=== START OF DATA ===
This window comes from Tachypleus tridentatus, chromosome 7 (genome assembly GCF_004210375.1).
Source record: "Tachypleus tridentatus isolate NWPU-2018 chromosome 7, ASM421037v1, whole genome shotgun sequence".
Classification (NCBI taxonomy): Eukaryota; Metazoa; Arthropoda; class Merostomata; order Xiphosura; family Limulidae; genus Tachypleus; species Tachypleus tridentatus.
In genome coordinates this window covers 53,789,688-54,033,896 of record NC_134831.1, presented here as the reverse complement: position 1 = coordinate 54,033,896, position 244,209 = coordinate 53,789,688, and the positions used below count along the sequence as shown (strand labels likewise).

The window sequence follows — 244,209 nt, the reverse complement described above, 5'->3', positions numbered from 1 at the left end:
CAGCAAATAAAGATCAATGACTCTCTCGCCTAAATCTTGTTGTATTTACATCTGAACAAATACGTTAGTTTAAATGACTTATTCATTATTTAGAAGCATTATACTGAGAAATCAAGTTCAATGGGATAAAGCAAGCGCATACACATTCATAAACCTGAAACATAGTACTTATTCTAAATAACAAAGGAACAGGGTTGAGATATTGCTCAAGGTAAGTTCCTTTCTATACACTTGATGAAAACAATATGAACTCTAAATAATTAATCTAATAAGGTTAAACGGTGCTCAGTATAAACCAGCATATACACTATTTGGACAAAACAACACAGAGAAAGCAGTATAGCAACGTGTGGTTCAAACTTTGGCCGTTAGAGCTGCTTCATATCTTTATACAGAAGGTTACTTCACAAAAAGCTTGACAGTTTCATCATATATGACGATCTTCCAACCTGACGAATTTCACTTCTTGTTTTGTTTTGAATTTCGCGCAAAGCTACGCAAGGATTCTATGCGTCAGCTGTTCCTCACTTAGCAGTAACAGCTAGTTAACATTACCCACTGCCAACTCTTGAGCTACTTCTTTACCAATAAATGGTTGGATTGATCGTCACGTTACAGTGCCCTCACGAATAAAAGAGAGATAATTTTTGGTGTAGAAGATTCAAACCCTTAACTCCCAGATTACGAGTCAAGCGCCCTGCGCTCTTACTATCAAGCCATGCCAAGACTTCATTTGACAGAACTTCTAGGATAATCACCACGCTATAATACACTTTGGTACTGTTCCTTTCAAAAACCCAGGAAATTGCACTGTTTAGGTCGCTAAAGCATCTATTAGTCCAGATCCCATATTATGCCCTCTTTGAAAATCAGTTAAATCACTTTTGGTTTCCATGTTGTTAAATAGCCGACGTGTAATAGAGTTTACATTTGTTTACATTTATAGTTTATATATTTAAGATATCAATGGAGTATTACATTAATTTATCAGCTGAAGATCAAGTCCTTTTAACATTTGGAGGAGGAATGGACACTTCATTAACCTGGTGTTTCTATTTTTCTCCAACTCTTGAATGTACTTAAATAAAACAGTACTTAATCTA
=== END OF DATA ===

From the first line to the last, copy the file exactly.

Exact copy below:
This window comes from Tachypleus tridentatus, chromosome 7 (genome assembly GCF_004210375.1).
Source record: "Tachypleus tridentatus isolate NWPU-2018 chromosome 7, ASM421037v1, whole genome shotgun sequence".
Classification (NCBI taxonomy): Eukaryota; Metazoa; Arthropoda; class Merostomata; order Xiphosura; family Limulidae; genus Tachypleus; species Tachypleus tridentatus.
In genome coordinates this window covers 53,789,688-54,033,896 of record NC_134831.1, presented here as the reverse complement: position 1 = coordinate 54,033,896, position 244,209 = coordinate 53,789,688, and the positions used below count along the sequence as shown (strand labels likewise).

The window sequence follows — 244,209 nt, the reverse complement described above, 5'->3', positions numbered from 1 at the left end:
CAGCAAATAAAGATCAATGACTCTCTCGCCTAAATCTTGTTGTATTTACATCTGAACAAATACGTTAGTTTAAATGACTTATTCATTATTTAGAAGCATTATACTGAGAAATCAAGTTCAATGGGATAAAGCAAGCGCATACACATTCATAAACCTGAAACATAGTACTTATTCTAAATAACAAAGGAACAGGGTTGAGATATTGCTCAAGGTAAGTTCCTTTCTATACACTTGATGAAAACAATATGAACTCTAAATAATTAATCTAATAAGGTTAAACGGTGCTCAGTATAAACCAGCATATACACTATTTGGACAAAACAACACAGAGAAAGCAGTATAGCAACGTGTGGTTCAAACTTTGGCCGTTAGAGCTGCTTCATATCTTTATACAGAAGGTTACTTCACAAAAAGCTTGACAGTTTCATCATATATGACGATCTTCCAACCTGACGAATTTCACTTCTTGTTTTGTTTTGAATTTCGCGCAAAGCTACGCAAGGATTCTATGCGTCAGCTGTTCCTCACTTAGCAGTAACAGCTAGTTAACATTACCCACTGCCAACTCTTGAGCTACTTCTTTACCAATAAATGGTTGGATTGATCGTCACGTTACAGTGCCCTCACGAATAAAAGAGAGATAATTTTTGGTGTAGAAGATTCAAACCCTTAACTCCCAGATTACGAGTCAAGCGCCCTGCGCTCTTACTATCAAGCCATGCCAAGACTTCATTTGACAGAACTTCTAGGATAATCACCACGCTATAATACACTTTGGTACTGTTCCTTTCAAAAACCCAGGAAATTGCACTGTTTAGGTCGCTAAAGCATCTATTAGTCCAGATCCCATATTATGCCCTCTTTGAAAATCAGTTAAATCACTTTTGGTTTCCATGTTGTTAAATAGCCGACGTGTAATAGAGTTTACATTTGTTTACATTTATAGTTTATATATTTAAGATATCAATGGAGTATTACATTAATTTATCAGCTGAAGATCAAGTCCTTTTAACATTTGGAGGAGGAATGGACACTTCATTAACCTGGTGTTTCTATTTTTCTCCAACTCTTGAATGTACTTAAATAAAACAGTACTTAATCTA